Giving children a head start in school with the Early Start programme

Karen Cawley, Patricia Cleary, Mairéad Stewart and Siobhán Flanagan run the Early Start Programme in St Fergal’s JNS Bray, Co Wicklow

The Early Start Team (from left ): Karen Cawley, and Patricia Cleary, in St Fergal’s JNS in Bray.Photograph: Eric Luke / The Irish Times

The Early Start Team (from left ): Karen Cawley, and Patricia Cleary, in St Fergal’s JNS in Bray.Photograph: Eric Luke / The Irish Times

Tue, Apr 1, 2014, 01:00

‘I think that people often get confused when I say I work in Early Start. They mix it up with the free preschool year and things like that when it’s actually quite different.” Mairéad Stewart makes the point, but her colleagues all nod in agreement.

It has been a very busy day, but then, every day is busy for the Early Start team in St Fergal’s Junior National School in Bray, Co Wicklow. Every day, the team deals with 60 preschoolers and their parents. The day is split into two sessions, the first from 9am to 11.30am, the second from noon to 2.30pm.

Karen Cawley, a primary-school teacher, is teamed with Patricia Cleary, a qualified childcare worker, and they take 15 children for the morning session and another 15 in the afternoon. Stewart and Siobhan Flanagan do the same in their room across the hall.

We’re sitting in one of the two Early Start rooms in the school. It’s a big, colourful space with plenty of room and activity areas. There’s a dressing-up rail, a home area, reading corner, sand and water table and artwork and posters on the walls.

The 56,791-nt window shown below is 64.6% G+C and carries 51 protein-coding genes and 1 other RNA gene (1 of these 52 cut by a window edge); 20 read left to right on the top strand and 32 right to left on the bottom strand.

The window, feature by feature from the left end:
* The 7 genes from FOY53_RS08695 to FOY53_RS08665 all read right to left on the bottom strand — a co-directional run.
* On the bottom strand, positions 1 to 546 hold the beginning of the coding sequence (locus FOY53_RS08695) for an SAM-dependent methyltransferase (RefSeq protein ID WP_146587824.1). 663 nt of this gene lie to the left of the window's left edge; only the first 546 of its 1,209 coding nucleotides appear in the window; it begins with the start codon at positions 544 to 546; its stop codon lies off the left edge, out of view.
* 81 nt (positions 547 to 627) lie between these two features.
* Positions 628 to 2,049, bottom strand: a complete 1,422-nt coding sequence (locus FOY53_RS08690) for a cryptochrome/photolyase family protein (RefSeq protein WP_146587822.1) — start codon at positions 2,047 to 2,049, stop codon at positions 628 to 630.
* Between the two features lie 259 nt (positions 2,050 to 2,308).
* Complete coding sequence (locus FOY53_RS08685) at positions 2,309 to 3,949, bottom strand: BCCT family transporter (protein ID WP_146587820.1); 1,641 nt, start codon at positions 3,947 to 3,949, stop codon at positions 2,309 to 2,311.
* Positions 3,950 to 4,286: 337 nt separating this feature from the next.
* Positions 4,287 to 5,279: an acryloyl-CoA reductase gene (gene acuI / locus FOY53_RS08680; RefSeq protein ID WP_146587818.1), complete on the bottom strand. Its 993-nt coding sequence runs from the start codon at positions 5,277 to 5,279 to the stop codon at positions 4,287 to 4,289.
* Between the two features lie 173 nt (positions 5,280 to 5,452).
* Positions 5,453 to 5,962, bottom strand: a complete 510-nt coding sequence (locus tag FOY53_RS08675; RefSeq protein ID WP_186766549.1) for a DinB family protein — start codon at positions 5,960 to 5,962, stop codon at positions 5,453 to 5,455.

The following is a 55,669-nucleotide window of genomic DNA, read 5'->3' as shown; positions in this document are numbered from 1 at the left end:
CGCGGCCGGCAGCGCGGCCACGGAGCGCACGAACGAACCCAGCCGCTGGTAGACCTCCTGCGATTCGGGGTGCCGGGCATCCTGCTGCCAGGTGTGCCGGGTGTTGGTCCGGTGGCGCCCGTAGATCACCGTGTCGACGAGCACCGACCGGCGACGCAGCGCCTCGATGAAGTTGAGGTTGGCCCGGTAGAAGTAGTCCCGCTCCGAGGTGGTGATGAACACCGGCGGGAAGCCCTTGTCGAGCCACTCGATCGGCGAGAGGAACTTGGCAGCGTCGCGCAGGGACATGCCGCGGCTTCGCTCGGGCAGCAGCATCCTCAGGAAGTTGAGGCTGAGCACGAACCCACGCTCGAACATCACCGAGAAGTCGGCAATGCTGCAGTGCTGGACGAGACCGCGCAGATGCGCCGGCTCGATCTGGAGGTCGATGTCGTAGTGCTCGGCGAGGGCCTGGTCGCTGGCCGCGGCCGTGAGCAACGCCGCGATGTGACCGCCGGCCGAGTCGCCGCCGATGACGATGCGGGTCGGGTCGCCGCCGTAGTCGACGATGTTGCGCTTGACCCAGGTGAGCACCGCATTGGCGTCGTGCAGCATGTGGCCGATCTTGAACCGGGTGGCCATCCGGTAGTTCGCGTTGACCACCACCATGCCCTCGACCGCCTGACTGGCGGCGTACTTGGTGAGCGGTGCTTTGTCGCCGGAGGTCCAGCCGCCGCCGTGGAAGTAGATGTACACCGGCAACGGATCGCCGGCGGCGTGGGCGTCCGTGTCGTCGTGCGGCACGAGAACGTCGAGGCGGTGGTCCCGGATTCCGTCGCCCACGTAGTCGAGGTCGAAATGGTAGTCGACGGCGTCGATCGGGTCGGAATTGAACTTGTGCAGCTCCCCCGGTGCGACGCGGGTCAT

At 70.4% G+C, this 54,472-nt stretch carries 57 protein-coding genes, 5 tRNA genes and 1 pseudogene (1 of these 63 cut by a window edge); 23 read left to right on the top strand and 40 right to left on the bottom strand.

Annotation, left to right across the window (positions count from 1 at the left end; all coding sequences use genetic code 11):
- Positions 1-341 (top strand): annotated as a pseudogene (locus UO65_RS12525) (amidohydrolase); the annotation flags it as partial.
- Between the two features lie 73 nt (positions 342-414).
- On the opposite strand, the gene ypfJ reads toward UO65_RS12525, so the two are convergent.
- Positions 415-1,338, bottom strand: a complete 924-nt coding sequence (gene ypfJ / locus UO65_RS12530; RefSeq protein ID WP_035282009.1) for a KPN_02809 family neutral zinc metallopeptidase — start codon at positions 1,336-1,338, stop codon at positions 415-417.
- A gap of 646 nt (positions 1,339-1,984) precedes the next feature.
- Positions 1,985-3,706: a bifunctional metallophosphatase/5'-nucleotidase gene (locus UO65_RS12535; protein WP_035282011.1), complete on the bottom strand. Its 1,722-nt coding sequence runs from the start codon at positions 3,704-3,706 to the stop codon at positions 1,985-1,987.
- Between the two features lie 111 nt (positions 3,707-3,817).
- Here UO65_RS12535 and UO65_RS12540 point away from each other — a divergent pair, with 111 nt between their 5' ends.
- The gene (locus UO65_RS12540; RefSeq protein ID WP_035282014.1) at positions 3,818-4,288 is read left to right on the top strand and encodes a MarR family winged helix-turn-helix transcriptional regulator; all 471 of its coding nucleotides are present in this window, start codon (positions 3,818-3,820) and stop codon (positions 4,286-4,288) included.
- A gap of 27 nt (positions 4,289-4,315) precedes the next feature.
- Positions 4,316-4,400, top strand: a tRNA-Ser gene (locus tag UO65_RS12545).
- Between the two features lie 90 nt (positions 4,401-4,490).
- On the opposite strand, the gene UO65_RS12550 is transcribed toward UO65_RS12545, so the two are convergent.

Useful information
The Early Start programme runs in 40 schools around Ireland and was originally designed as a pre-intervention programme in selected schools in disadvantaged areas. The idea was to bring preschool-age children into school in the year before they entered junior infants to enable them to become accustomed, not only to the school environment, but also the workings of an infant classroom in a relaxed, welcoming manner.

That’s not to say that Early Start is junior infants on a smaller scale – it is definitely a preschool, but the structure of the day, activities, free play, the gentle etiquette of a classroom at that age, even things such as taking your coat off and putting it on your coat peg, is all useful information if you’re one five-year-old among 30 others when you start school. The programme has been running in St Fergal’s for 20 years now and Flanagan, also a qualified childcare worker, has been working in the unit for almost all that time. She has seen huge changes in the children over the years.

“The children nowadays are so much more confident coming in,” she says. “We’re at the stage where we actually had some of the parents in Early Start, but I think that generally the parents we deal with now have had a much more positive experience of education than the parents in the early days. That rubs off on the children.”

“The younger parents are much more confident than even parents who are 10 years older,” says Stewart. “You wonder whether it has something to do with the banning of corporal punishment or something. Certainly, the education experiences seem to have improved over the years.”

Early Start is not just about acclimatising children to a school environment, it’s also about welcoming the parents, and indeed whole families, into the school.

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